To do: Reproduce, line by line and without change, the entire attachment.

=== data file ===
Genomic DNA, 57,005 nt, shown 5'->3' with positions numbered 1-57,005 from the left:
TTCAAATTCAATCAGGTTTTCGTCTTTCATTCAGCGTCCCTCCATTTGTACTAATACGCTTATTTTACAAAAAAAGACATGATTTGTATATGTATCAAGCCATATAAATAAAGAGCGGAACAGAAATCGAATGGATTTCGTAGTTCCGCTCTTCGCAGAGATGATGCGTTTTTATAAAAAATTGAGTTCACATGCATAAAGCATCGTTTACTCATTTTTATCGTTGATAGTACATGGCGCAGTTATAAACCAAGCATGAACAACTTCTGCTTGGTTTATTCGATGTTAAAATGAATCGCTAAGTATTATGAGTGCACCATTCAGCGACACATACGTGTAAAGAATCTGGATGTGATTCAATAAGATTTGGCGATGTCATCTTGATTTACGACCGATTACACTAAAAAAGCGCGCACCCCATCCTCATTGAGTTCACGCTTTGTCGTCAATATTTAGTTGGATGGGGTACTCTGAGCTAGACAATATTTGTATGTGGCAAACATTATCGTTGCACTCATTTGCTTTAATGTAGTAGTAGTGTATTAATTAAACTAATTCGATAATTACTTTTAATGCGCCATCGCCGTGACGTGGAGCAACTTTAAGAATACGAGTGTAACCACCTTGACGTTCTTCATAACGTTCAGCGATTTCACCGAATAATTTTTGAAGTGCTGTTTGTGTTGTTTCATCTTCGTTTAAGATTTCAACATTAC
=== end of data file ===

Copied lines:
Genomic DNA, 57,005 nt, shown 5'->3' with positions numbered 1-57,005 from the left:
TTCAAATTCAATCAGGTTTTCGTCTTTCATTCAGCGTCCCTCCATTTGTACTAATACGCTTATTTTACAAAAAAAGACATGATTTGTATATGTATCAAGCCATATAAATAAAGAGCGGAACAGAAATCGAATGGATTTCGTAGTTCCGCTCTTCGCAGAGATGATGCGTTTTTATAAAAAATTGAGTTCACATGCATAAAGCATCGTTTACTCATTTTTATCGTTGATAGTACATGGCGCAGTTATAAACCAAGCATGAACAACTTCTGCTTGGTTTATTCGATGTTAAAATGAATCGCTAAGTATTATGAGTGCACCATTCAGCGACACATACGTGTAAAGAATCTGGATGTGATTCAATAAGATTTGGCGATGTCATCTTGATTTACGACCGATTACACTAAAAAAGCGCGCACCCCATCCTCATTGAGTTCACGCTTTGTCGTCAATATTTAGTTGGATGGGGTACTCTGAGCTAGACAATATTTGTATGTGGCAAACATTATCGTTGCACTCATTTGCTTTAATGTAGTAGTAGTGTATTAATTAAACTAATTCGATAATTACTTTTAATGCGCCATCGCCGTGACGTGGAGCAACTTTAAGAATACGAGTGTAACCACCTTGACGTTCTTCATAACGTTCAGCGATTTCACCGAATAATTTTTGAAGTGCTGTTTGTGTTGTTTCATCTTCGTTTAAGATTTCAACATTAC